Tech jobs top U.S. News & World Report’s ‘best jobs of 2014’

Though professions in health care are close behind.


U.S. News & World Report published its list of the top 100 professions for 2014 on Jan. 23. And though a tech job led the list for the first time ever, three professions that have been around a while cracked the top five.

And there are definitely jobs available today in these professions; the list below shows Monster job results for the top 10 careers, as listed by U.S. News & World Report:

  1. Software Developer
  2. Computer Systems Analyst
  3. Dentist
  4. Nurse Practitioner
  5. Pharmacist 
  6. Registered Nurse
  7. Physical Therapist
  8. Physician
  9. Web Developer
  10. Dental Hygienist

U.S. News & World Report puts the list together annually through a blend of U.S. Bureau of Labor Statistics and proprietary data. The list “offer[s] a mosaic of employment opportunity, good salary, manageable work-life balance and job security.”

The publication predicts major jobs growth through 2022 in the top five professions listed. But the back half shows promise too.

Take Art Director, for example, at No. 91: “It’s one of the more lucrative creative occupations we rank,” the site says. BLS reports a pay range between $43,870 and $162,800 for such a career.

Even Painters, at No. 100, will show good growth by 2022, according to the list, with 62,000 new jobs added.

The list shows promise, according to job search expert Alison Doyle of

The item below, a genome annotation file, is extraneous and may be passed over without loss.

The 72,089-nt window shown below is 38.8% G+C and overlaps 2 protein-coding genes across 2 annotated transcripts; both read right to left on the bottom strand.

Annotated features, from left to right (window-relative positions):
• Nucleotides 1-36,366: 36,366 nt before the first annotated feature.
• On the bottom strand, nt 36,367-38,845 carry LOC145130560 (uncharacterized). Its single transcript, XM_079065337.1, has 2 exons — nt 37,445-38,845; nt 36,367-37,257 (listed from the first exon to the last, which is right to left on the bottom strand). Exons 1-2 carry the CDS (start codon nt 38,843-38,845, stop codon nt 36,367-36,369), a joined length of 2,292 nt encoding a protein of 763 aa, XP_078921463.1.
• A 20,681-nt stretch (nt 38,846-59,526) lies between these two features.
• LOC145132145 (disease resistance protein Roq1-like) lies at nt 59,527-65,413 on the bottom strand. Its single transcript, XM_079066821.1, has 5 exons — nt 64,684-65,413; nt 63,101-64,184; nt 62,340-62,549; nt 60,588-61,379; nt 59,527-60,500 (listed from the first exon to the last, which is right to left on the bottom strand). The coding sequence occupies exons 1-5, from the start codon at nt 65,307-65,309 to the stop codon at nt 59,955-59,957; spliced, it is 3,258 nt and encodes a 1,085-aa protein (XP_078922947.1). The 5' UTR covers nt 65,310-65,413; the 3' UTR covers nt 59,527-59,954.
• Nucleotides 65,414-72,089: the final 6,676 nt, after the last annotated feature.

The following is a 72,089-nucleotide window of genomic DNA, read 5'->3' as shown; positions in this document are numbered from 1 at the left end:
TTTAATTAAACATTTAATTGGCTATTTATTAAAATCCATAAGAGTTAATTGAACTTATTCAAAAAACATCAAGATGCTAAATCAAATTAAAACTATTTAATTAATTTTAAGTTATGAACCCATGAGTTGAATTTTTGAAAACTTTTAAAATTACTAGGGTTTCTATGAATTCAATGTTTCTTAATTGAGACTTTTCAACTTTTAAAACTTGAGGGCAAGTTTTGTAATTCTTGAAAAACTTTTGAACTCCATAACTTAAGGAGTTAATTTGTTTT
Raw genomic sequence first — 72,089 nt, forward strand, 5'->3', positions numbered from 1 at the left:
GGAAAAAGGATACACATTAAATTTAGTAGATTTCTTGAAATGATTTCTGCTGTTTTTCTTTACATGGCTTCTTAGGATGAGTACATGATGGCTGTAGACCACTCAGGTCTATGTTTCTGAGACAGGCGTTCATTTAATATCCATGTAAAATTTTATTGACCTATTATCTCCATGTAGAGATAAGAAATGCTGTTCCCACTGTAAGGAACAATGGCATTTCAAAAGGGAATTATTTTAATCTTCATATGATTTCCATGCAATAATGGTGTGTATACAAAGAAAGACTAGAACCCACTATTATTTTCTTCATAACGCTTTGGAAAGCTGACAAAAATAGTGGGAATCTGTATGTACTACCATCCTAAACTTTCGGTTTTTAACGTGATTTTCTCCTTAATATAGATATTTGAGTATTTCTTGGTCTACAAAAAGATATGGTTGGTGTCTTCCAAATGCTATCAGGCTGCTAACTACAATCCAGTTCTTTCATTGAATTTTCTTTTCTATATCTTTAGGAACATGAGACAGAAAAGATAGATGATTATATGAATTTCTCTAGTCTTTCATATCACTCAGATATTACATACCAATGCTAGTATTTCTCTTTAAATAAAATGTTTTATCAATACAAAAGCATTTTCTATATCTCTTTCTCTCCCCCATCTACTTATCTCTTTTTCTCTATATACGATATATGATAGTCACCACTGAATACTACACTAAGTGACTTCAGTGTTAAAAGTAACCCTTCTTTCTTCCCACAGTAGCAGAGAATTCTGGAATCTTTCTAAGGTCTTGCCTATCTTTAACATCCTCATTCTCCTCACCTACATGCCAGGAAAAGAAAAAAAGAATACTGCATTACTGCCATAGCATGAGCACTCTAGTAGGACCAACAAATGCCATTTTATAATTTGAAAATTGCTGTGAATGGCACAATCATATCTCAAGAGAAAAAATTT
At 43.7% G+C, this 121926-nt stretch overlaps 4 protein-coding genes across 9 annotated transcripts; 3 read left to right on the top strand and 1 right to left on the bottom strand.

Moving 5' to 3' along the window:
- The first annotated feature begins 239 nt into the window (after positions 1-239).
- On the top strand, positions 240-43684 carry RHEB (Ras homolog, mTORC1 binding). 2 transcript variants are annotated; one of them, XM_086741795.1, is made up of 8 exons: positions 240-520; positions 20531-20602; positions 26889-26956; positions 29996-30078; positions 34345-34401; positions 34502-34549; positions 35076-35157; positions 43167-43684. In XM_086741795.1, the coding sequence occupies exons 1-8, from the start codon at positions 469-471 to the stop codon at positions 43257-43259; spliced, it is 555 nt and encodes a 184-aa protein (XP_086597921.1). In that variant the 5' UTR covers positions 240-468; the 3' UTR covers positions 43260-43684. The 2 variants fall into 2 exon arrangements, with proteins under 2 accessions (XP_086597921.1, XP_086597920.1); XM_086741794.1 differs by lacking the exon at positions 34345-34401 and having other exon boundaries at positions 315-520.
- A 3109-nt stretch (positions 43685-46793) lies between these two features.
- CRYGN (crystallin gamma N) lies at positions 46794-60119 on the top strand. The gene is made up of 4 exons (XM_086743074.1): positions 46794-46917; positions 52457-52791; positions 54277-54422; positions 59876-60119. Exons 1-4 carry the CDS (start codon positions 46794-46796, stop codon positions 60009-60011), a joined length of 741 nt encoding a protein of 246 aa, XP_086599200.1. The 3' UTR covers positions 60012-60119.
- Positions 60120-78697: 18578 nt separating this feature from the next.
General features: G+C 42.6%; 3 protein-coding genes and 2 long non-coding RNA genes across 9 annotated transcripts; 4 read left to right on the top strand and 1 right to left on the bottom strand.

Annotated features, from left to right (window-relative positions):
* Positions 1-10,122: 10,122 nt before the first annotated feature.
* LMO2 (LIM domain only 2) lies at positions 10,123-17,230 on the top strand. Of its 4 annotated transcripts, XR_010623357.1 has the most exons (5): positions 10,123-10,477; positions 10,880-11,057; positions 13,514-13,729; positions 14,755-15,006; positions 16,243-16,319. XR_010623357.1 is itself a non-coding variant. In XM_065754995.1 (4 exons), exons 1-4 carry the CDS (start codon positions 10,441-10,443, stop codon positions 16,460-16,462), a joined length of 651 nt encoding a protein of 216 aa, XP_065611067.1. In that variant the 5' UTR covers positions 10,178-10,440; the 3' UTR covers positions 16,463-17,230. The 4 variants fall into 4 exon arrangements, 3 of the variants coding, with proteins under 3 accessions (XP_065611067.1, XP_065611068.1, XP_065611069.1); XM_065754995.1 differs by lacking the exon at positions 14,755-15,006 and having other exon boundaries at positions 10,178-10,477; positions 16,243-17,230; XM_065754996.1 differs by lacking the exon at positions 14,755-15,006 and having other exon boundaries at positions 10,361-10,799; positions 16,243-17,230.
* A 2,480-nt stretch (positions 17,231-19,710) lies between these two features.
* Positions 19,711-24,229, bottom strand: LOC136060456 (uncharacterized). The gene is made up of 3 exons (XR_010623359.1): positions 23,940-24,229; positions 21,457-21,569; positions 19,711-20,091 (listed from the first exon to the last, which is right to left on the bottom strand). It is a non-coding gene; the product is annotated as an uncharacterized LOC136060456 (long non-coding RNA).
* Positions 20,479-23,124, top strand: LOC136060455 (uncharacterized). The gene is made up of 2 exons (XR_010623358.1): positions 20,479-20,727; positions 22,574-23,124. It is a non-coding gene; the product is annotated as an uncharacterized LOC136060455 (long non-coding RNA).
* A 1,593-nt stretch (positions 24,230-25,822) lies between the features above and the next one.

“In general, the list shows that as the economy continues to improve, the demand for skilled workers continues to grow,” she says. “The list of the top 10 best jobs all require experience and skills.”

And though she says some occupations on the list have significant educational requirements — Dentist at No. 3 and Physician at No. 8, to name a few — the top occupations would provide career stability.

“All the top jobs are well-paying providing career opportunities and financial security to workers in those occupations,” Doyle says.

But, job candidates should be reminded that they need to love job they ultimately pursue, and not just lust for well-paying or “highly ranked” professions, says career expert Mary Ellen Slayter.

“While the overall health of the field should certainly play a factor in your career decisions, you also will want to consider your temperament and natural talents, and how well they mesh with a job,”she says.

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